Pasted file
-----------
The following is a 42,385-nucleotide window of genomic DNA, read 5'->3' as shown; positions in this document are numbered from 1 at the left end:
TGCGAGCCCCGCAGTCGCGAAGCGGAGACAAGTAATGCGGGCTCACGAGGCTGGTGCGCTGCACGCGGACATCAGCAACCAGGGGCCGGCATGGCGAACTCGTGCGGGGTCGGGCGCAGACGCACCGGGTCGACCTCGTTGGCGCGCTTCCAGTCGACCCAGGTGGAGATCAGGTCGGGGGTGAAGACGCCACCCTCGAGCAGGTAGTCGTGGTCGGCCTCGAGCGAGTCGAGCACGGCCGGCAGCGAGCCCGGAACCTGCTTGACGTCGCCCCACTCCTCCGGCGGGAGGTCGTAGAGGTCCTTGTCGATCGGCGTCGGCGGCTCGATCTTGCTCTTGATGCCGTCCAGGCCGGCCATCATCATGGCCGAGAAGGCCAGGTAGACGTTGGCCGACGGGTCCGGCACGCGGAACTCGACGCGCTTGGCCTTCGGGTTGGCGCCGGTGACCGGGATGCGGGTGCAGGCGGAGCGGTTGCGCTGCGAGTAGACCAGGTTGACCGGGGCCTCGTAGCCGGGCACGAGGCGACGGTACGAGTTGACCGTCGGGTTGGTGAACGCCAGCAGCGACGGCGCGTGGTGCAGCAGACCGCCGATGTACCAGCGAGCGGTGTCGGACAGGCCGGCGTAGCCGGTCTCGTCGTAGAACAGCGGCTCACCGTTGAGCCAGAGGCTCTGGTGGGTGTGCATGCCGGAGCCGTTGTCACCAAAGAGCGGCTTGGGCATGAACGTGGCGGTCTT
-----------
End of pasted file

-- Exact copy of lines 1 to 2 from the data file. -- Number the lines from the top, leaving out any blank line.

The following is a 42,385-nucleotide window of genomic DNA, read 5'->3' as shown; positions in this document are numbered from 1 at the left end:
TGCGAGCCCCGCAGTCGCGAAGCGGAGACAAGTAATGCGGGCTCACGAGGCTGGTGCGCTGCACGCGGACATCAGCAACCAGGGGCCGGCATGGCGAACTCGTGCGGGGTCGGGCGCAGACGCACCGGGTCGACCTCGTTGGCGCGCTTCCAGTCGACCCAGGTGGAGATCAGGTCGGGGGTGAAGACGCCACCCTCGAGCAGGTAGTCGTGGTCGGCCTCGAGCGAGTCGAGCACGGCCGGCAGCGAGCCCGGAACCTGCTTGACGTCGCCCCACTCCTCCGGCGGGAGGTCGTAGAGGTCCTTGTCGATCGGCGTCGGCGGCTCGATCTTGCTCTTGATGCCGTCCAGGCCGGCCATCATCATGGCCGAGAAGGCCAGGTAGACGTTGGCCGACGGGTCCGGCACGCGGAACTCGACGCGCTTGGCCTTCGGGTTGGCGCCGGTGACCGGGATGCGGGTGCAGGCGGAGCGGTTGCGCTGCGAGTAGACCAGGTTGACCGGGGCCTCGTAGCCGGGCACGAGGCGACGGTACGAGTTGACCGTCGGGTTGGTGAACGCCAGCAGCGACGGCGCGTGGTGCAGCAGACCGCCGATGTACCAGCGAGCGGTGTCGGACAGGCCGGCGTAGCCGGTCTCGTCGTAGAACAGCGGCTCACCGTTGAGCCAGAGGCTCTGGTGGGTGTGCATGCCGGAGCCGTTGTCACCAAAGAGCGGCTTGGGCATGAACGTGGCGGTCTT